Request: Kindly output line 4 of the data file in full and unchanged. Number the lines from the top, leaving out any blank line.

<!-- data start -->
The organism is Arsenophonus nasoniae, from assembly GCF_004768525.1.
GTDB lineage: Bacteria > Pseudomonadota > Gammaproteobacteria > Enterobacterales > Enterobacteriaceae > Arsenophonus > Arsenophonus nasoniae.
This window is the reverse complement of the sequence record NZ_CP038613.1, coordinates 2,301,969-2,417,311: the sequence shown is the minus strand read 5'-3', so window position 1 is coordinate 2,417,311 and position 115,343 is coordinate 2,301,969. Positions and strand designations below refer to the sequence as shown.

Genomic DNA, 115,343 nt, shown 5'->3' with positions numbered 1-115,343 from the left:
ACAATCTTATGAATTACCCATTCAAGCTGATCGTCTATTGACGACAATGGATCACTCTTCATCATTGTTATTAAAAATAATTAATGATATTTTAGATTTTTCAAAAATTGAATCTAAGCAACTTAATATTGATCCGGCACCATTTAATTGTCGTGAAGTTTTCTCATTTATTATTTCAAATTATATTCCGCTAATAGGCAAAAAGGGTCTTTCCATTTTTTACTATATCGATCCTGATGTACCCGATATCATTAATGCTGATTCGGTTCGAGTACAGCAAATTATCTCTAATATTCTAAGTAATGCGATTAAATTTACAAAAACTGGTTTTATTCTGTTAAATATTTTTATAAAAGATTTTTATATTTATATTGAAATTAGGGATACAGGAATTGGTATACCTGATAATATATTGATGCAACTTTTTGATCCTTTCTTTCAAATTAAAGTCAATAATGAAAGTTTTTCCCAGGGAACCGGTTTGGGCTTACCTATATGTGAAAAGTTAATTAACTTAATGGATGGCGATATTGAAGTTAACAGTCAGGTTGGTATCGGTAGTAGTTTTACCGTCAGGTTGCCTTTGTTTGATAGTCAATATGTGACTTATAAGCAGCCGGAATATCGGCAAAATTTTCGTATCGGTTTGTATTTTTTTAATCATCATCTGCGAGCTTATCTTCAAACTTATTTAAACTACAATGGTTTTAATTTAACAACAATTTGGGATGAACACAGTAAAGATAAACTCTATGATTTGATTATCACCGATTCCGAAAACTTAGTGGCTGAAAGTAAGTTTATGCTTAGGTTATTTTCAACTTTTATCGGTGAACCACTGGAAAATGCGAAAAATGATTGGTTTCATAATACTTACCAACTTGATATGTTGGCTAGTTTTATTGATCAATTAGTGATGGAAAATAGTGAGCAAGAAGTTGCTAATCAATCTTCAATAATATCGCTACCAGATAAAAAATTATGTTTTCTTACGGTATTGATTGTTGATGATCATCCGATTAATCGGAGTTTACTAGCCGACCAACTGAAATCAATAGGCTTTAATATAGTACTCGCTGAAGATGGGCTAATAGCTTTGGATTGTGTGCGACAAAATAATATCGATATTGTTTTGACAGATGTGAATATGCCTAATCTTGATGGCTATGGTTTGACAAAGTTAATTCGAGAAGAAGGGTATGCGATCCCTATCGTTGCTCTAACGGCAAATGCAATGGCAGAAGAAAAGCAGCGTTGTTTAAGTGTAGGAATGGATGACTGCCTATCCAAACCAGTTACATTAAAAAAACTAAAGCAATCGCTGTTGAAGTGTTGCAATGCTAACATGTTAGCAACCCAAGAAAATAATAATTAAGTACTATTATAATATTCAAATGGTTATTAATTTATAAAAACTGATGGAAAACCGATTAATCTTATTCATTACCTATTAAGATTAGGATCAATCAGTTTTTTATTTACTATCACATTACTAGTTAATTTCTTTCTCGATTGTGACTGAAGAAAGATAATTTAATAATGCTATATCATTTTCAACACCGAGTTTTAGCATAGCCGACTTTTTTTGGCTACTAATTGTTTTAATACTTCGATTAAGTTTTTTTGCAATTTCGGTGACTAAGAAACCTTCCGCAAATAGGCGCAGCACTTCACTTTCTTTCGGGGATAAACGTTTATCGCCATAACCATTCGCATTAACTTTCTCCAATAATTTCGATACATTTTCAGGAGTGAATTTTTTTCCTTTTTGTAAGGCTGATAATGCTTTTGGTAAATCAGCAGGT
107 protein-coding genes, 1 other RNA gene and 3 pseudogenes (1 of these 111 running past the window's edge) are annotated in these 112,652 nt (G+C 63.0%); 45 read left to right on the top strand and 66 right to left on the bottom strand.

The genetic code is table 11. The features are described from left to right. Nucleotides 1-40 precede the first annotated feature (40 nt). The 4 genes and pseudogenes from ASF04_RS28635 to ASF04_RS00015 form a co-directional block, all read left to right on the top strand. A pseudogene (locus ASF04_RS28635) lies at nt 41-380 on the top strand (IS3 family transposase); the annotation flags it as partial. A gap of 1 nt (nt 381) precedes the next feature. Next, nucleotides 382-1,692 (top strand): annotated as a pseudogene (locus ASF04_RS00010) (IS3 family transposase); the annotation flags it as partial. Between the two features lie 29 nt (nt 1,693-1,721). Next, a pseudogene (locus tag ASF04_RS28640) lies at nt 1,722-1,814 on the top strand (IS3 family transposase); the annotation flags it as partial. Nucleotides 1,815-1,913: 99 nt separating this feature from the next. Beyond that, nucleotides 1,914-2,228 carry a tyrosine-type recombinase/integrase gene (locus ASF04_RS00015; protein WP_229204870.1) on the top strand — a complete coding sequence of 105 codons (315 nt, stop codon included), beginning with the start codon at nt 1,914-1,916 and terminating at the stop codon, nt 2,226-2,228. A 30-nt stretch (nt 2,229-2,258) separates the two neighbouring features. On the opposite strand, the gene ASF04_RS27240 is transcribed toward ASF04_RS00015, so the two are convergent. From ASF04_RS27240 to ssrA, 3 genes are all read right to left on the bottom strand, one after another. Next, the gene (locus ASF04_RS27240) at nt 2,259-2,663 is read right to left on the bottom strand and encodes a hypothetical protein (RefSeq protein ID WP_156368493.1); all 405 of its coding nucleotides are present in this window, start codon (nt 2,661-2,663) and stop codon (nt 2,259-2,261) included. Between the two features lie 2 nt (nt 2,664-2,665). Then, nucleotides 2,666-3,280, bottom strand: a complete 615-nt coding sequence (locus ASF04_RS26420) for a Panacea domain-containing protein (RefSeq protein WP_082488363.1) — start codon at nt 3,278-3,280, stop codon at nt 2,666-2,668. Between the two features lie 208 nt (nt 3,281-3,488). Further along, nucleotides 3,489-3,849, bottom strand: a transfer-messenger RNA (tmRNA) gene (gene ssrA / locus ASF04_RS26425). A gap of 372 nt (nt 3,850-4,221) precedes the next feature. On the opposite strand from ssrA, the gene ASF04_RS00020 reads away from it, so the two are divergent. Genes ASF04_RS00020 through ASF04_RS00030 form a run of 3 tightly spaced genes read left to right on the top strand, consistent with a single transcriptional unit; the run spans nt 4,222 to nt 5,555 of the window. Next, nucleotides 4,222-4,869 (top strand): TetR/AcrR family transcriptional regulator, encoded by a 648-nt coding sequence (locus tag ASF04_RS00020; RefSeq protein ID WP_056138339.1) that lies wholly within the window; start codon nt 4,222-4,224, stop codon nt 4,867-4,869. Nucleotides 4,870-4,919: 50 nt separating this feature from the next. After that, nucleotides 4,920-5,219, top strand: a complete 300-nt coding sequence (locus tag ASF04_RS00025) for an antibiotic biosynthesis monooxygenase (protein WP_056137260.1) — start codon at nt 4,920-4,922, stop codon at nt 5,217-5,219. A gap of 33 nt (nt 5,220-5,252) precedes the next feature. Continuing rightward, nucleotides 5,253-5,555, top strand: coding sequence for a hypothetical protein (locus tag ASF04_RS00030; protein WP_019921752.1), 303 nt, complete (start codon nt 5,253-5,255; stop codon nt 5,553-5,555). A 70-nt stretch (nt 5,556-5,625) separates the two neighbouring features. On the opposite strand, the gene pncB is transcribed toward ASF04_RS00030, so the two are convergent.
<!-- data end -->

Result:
Genomic DNA, 115,343 nt, shown 5'->3' with positions numbered 1-115,343 from the left: